Although, symptoms may differ between individual people, due to different living environments and occupational conditions. The resulting paradigm is that there are no definite health effects, purely caused by direct contact with arsenic containing compounds. Direct exposure is unlikely to be long term and so is not regarded as a significant health risk. However, many of the symptoms described can be associated with biological interactions with arsenic containing compounds.
To conclude, from the collation of data and information of various studies regarding air quality in New Zealand, observations of particulate arsenic in air have exceeded guideline concentrations on many occasions. Ambient air samples in Christchurch showed concentrations of 5.5 ng/m3 and 8.1 ng/m3 for As(PM2.5) and As(PM10) respectively. The average arsenic in Wainuiomata also showed a reasonably high concentration of 7.1 ng/m-3 of As(PM10). These concentrations essentially exceeded the guideline of 5.5 ng/m3, which may lead to potential health effects from acute and long term exposure. However, the severity of effects from particulate arsenic exposure may be negligible, since the toxicity of arsenic is determined by its speciation. Because various species co-exist in particulate matter, it can be problematic to determine the biotoxicity of total particulate arsenic.
A recommendation should be made for further research into the long term health effects, gathering an in depth understanding of direct impacts associated with prolonged exposure to arsenic in ambient air. A suggestion to make is to add more sampling units over a wider range of locations, with instrumentation that can sample various particle sizes. Overall, the inevitable solution to minimising particulate arsenic in ambient air is to prevent the combustion of CCA treated timber. In order to achieve this, government funding towards ‘greener and cleaner’ methods of household heating could be implemented in Christchurch and potentially develop to a national level.
Assumptions made for calculations include the following:
That the annual amount of wood burnt is only done so during the winter period, with households requiring approximately ten cubic metres of wood as wood burner fuel 11; The type of wood used is only H4 grade CCA treated timber 1; Assuming that the wood is of the New Zealand Pinus Radiata species only and that wood density (550 kg/m3) is maintained through treatment processes 12; soil density is 1.3 t/m3 ; no arsenic is lost through plant uptake or leaching; all ash from the wood burner is distributed evenly over the garden area.
Upper and lower limits of fireplace temperature have also been included. The lower limit being 22 percent of arsenic released at low temperatures (400 OC); the upper limit being 77 percent of arsenic released at high temperatures (800-1000 OC).13
Inevitably, these calculations would only be representative of a “worst case” scenario and most likely won’t correlate with true environmental values.
Amount of Arsenic in 100 kg of H4 treated CCA timber:
m(As) = m(wood) x (H4 As%)
–> 100 kg x 0.0022 = 0.22 kg
Total mass of wood:
m(wood) = V(volume) x P(density)
–> 10 m3 x 550 kg/m3 = 5500 kg of wood
Amount of arsenic in Wood:
m(As) = (H4 As%) x m(wood)
–> 0.0022 x 5500 kg = 12.1 kg
Amount of volatised arsenic:
m(As)volatile = m(AS)total x (As)released
m(As)Lower T = 12.1 kg x 0.22 = 2.662kg/year = 2622 g/year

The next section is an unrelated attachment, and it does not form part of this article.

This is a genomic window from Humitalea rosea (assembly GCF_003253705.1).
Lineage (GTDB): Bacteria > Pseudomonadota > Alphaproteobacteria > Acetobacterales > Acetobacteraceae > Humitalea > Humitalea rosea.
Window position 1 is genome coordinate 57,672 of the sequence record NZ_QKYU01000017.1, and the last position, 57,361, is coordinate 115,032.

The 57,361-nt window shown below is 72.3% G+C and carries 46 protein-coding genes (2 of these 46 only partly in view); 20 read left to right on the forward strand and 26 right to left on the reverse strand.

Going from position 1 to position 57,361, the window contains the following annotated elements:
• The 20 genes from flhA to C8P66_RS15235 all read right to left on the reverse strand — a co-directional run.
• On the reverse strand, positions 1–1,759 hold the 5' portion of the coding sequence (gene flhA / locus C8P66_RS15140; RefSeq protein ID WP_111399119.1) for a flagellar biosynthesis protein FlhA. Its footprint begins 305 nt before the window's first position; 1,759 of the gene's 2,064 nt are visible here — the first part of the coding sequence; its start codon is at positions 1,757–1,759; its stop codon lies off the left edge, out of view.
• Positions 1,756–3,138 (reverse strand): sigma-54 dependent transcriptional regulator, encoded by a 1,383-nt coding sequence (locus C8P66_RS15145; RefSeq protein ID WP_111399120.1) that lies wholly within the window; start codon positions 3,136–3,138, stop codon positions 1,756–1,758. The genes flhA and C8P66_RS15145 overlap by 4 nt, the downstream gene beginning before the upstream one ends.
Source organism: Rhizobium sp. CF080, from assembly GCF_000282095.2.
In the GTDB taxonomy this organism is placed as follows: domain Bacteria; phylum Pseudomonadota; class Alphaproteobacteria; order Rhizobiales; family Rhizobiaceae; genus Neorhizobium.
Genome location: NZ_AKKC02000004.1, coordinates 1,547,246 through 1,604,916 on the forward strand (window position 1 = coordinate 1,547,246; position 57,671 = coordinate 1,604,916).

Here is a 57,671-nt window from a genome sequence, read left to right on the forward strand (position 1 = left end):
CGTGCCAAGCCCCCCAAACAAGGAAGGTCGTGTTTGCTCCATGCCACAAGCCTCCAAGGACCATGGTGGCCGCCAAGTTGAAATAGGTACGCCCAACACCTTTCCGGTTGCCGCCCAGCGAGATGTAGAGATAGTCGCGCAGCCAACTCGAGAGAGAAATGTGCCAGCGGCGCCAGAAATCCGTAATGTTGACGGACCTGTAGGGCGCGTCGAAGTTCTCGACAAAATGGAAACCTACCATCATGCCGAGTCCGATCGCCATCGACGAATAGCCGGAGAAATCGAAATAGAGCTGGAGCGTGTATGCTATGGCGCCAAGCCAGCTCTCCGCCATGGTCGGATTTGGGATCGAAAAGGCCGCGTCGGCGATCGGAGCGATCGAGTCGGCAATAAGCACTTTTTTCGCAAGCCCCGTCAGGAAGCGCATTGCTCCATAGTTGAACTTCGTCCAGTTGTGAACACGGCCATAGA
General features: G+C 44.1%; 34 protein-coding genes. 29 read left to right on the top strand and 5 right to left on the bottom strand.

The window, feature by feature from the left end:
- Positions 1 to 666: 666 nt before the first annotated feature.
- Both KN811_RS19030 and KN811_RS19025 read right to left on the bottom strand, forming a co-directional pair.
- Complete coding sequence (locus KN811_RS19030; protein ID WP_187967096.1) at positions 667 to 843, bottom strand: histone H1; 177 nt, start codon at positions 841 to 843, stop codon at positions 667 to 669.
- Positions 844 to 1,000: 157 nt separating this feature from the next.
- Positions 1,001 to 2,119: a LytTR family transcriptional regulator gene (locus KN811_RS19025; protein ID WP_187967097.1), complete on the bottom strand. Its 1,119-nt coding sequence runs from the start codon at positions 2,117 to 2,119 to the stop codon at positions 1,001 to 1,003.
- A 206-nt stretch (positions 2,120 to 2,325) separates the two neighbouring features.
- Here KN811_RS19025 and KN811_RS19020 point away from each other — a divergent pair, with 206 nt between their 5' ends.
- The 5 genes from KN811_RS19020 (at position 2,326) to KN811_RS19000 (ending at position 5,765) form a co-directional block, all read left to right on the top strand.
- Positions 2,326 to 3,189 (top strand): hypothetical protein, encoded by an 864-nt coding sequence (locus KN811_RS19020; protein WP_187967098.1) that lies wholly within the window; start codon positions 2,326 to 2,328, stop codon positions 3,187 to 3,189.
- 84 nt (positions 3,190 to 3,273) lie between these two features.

m(As)Upper T = 12.1 kg x 0.77 = 9.317 kg/year = 9317 g/year
Total amount of ash:
m(ash) = m(As)total – m(As)volatile
m(ash)Lower T = 12.1 kg – 2.662 kg = 9.438 kg = 9438000 mg
m(ash)Upper T = 12.1 kg – 9.317 kg = 2.783 kg = 2783000 mg
Volume of soil:
V = area x height
V = 50 m2 x 0.01 m = 5 m3
Total mass of soil:
m(soil) = V(volume) x P(density)
–> 5 m3 x 1.3 t/m3 = 6.5 t = 6500 kg
Arsenic concentration in soil:
[As] = m(ash) / m(soil)
[As]Lower T = 9438000 mg / 6500 kg = 1452 mg/kg
[As]Upper T = 2783000 mg / 6500 kg = 428.2 mg/kg
Depending on the maximum heat output of the wood burner, a household can produce between 2622-9137 grams of volatised arsenic every year and arsenic concentrations in a garden fertilised with the resulting ash can range from 428.2-1452 mg/kg.
- Read, D. Report on Copper, Chromium and Arsenic (CCA) Treated Timber [Online]; Environmental Risk Management Authority: New Zealand, 2003. http://www.ecotect.co.nz/_downloads/cca-report.pdf (accessed Apr 29, 2019).
- Rajakovic, L.; Todorović, Z.; Rajaković-Ognjanović, V.; Onjia, A. Analytical methods for arsenic speciation analysis [Online]; 2013; pp 1461-1479. DOI: 10.2298/JSC130315064R (accessed Apr 21, 2019).
- Lewis, A. S.; Reid, K. R.; Pollock, M. C.; Campleman, S. L. Speciated arsenic in air: Measurement methodology and risk assessment considerations. J. Air Waste Manage. Assoc. [Online] 2012, 62, 2-17. DOI: 10.1080/10473289.2011.608620 (accessed Apr 16, 2019).
- Gehle, K. Arsenic Toxicity CSEM. https://www.atsdr.cdc.gov/csem/csem.asp?csem=1&amp;po=5 (accessed Apr 19, 2019.
- Mitchell, T. Wainuiomata arsenic in air investigation, 2012; GW/ESCI-T-13/39: Wellington, May, 2013. http://www.gw.govt.nz/assets/council-publications/Wainuiomata_arsenic_in_air_investigation_2012.pdf (accessed Apr 20, 2019).
- Cavanagh, J.-A. E.; Trought, K.; Brown, L.; Duggan, S. Exploratory investigation of the chemical characteristics and relative toxicity of ambient air particulates from two New Zealand cities. Sci. Total Environ. [Online] 2009, 407, 5007-5018. DOI: 10.1016/j.scitotenv.2009.05.020 (accessed 20 Apr, 2019).
- Kokkoris, M. Ion Beam Analysis Techniques for non-Destructive Profiling Studies. http://indico.ictp.it/event/a09175/session/36/contribution/17/material/0/0.pdf (accessed 15 Apr, 2019.
- Laboratory Testing Inc. ICP ANALYSIS. https://www.labtesting.com/services/materials-testing/chemical-analysis/icp-analysis/?fbclid=IwAR26yKZsYJXrn1I_tiJBdvDRNlRD6dOuzMdhSaVUU58_PXSwqGyiVHQb_-U (accessed Apr 17, 2019.
- Chung, J.-Y.; Yu, S.-D.; Hong, Y.-S. Environmental source of arsenic exposure. Yebang Uihakhoe Chi [Online] 2014, 47, 253-257. DOI: 10.3961/jpmph.14.036 (accessed 18 Apr, 2019).
- World Health Organisation. Arsenic. https://www.who.int/news-room/fact-sheets/detail/arsenic (accessed Apr 29, 2019.
- Consumer NZ. Firewood. April 26, 2019. https://www.consumer.org.nz/articles/firewood (accessed May 3, 2019).
- Miller, W. New Zealand Pine User Guide [Online]; Neilson Scott Limited: 1992. http://www.wpma.org.nz/UserFiles/WPMA/File/NZ%20Pine%20User%20Guide.pdf (accessed May 05, 2019).
- McMahon, C. K.; Bush, P. B.; Woolson, E. A. How much arsenic is released when CCA wood is burned? For. Prod. J. [Online] 1986 36 (11/12), 45-50. https://www.srs.fs.usda.gov/pubs/ja/ja_mcmahon009.pdf (accessed May 7, 2019).